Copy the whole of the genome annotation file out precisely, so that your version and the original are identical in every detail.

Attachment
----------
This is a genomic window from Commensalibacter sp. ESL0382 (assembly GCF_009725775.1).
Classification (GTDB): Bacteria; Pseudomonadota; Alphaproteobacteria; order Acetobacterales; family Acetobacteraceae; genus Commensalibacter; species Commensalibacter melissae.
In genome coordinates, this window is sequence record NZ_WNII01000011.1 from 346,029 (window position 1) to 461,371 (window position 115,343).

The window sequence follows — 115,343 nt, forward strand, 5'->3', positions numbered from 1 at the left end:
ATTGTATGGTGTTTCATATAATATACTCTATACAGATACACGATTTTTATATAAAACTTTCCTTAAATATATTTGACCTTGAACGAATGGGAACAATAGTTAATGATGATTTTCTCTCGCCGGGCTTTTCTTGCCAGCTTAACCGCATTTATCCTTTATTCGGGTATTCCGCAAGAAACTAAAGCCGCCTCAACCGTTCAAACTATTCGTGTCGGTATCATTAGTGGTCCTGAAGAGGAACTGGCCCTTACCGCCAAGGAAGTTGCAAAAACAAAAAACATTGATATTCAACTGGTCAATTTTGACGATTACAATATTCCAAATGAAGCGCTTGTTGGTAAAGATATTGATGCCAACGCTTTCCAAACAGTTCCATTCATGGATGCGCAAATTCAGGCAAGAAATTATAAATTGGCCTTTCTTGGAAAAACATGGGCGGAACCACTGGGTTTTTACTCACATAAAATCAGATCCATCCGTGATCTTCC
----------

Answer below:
This is a genomic window from Commensalibacter sp. ESL0382 (assembly GCF_009725775.1).
Classification (GTDB): Bacteria; Pseudomonadota; Alphaproteobacteria; order Acetobacterales; family Acetobacteraceae; genus Commensalibacter; species Commensalibacter melissae.
In genome coordinates, this window is sequence record NZ_WNII01000011.1 from 346,029 (window position 1) to 461,371 (window position 115,343).

The window sequence follows — 115,343 nt, forward strand, 5'->3', positions numbered from 1 at the left end:
ATTGTATGGTGTTTCATATAATATACTCTATACAGATACACGATTTTTATATAAAACTTTCCTTAAATATATTTGACCTTGAACGAATGGGAACAATAGTTAATGATGATTTTCTCTCGCCGGGCTTTTCTTGCCAGCTTAACCGCATTTATCCTTTATTCGGGTATTCCGCAAGAAACTAAAGCCGCCTCAACCGTTCAAACTATTCGTGTCGGTATCATTAGTGGTCCTGAAGAGGAACTGGCCCTTACCGCCAAGGAAGTTGCAAAAACAAAAAACATTGATATTCAACTGGTCAATTTTGACGATTACAATATTCCAAATGAAGCGCTTGTTGGTAAAGATATTGATGCCAACGCTTTCCAAACAGTTCCATTCATGGATGCGCAAATTCAGGCAAGAAATTATAAATTGGCCTTTCTTGGAAAAACATGGGCGGAACCACTGGGTTTTTACTCACATAAAATCAGATCCATCCGTGATCTTCC